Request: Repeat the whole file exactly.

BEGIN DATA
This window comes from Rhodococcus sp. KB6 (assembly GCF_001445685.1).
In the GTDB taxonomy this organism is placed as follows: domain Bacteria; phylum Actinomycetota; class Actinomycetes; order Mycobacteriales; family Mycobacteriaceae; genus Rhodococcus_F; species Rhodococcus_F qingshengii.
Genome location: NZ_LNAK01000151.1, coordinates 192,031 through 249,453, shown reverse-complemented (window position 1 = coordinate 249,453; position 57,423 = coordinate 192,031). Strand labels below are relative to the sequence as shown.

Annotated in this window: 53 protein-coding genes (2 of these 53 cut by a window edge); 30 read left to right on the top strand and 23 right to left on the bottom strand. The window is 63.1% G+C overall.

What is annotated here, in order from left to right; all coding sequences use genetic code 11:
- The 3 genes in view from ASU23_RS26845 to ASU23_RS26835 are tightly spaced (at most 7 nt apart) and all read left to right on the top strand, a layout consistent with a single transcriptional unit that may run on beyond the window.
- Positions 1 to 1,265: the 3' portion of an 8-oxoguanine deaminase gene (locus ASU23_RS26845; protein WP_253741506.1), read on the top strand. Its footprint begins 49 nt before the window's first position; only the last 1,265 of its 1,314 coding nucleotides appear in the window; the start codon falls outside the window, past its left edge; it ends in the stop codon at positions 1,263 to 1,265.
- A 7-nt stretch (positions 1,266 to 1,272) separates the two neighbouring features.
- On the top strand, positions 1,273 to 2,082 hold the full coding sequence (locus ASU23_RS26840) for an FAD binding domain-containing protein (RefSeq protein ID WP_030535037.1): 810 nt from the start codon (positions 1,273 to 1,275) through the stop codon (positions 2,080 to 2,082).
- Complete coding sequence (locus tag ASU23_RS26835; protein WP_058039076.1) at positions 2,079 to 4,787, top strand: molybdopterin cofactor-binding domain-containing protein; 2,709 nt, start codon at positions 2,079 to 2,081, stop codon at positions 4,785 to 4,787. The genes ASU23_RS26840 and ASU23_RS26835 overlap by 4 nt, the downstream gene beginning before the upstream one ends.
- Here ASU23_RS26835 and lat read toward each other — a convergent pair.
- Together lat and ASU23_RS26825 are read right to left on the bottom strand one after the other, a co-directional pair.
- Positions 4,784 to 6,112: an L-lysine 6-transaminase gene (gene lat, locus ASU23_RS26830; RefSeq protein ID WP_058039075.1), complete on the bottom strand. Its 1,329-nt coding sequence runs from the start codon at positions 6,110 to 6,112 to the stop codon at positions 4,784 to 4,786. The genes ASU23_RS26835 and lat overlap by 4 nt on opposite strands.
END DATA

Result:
This window comes from Rhodococcus sp. KB6 (assembly GCF_001445685.1).
In the GTDB taxonomy this organism is placed as follows: domain Bacteria; phylum Actinomycetota; class Actinomycetes; order Mycobacteriales; family Mycobacteriaceae; genus Rhodococcus_F; species Rhodococcus_F qingshengii.
Genome location: NZ_LNAK01000151.1, coordinates 192,031 through 249,453, shown reverse-complemented (window position 1 = coordinate 249,453; position 57,423 = coordinate 192,031). Strand labels below are relative to the sequence as shown.

Annotated in this window: 53 protein-coding genes (2 of these 53 cut by a window edge); 30 read left to right on the top strand and 23 right to left on the bottom strand. The window is 63.1% G+C overall.

What is annotated here, in order from left to right; all coding sequences use genetic code 11:
- The 3 genes in view from ASU23_RS26845 to ASU23_RS26835 are tightly spaced (at most 7 nt apart) and all read left to right on the top strand, a layout consistent with a single transcriptional unit that may run on beyond the window.
- Positions 1 to 1,265: the 3' portion of an 8-oxoguanine deaminase gene (locus ASU23_RS26845; protein WP_253741506.1), read on the top strand. Its footprint begins 49 nt before the window's first position; only the last 1,265 of its 1,314 coding nucleotides appear in the window; the start codon falls outside the window, past its left edge; it ends in the stop codon at positions 1,263 to 1,265.
- A 7-nt stretch (positions 1,266 to 1,272) separates the two neighbouring features.
- On the top strand, positions 1,273 to 2,082 hold the full coding sequence (locus ASU23_RS26840) for an FAD binding domain-containing protein (RefSeq protein ID WP_030535037.1): 810 nt from the start codon (positions 1,273 to 1,275) through the stop codon (positions 2,080 to 2,082).
- Complete coding sequence (locus tag ASU23_RS26835; protein WP_058039076.1) at positions 2,079 to 4,787, top strand: molybdopterin cofactor-binding domain-containing protein; 2,709 nt, start codon at positions 2,079 to 2,081, stop codon at positions 4,785 to 4,787. The genes ASU23_RS26840 and ASU23_RS26835 overlap by 4 nt, the downstream gene beginning before the upstream one ends.
- Here ASU23_RS26835 and lat read toward each other — a convergent pair.
- Together lat and ASU23_RS26825 are read right to left on the bottom strand one after the other, a co-directional pair.
- Positions 4,784 to 6,112: an L-lysine 6-transaminase gene (gene lat, locus ASU23_RS26830; RefSeq protein ID WP_058039075.1), complete on the bottom strand. Its 1,329-nt coding sequence runs from the start codon at positions 6,110 to 6,112 to the stop codon at positions 4,784 to 4,786. The genes ASU23_RS26835 and lat overlap by 4 nt on opposite strands.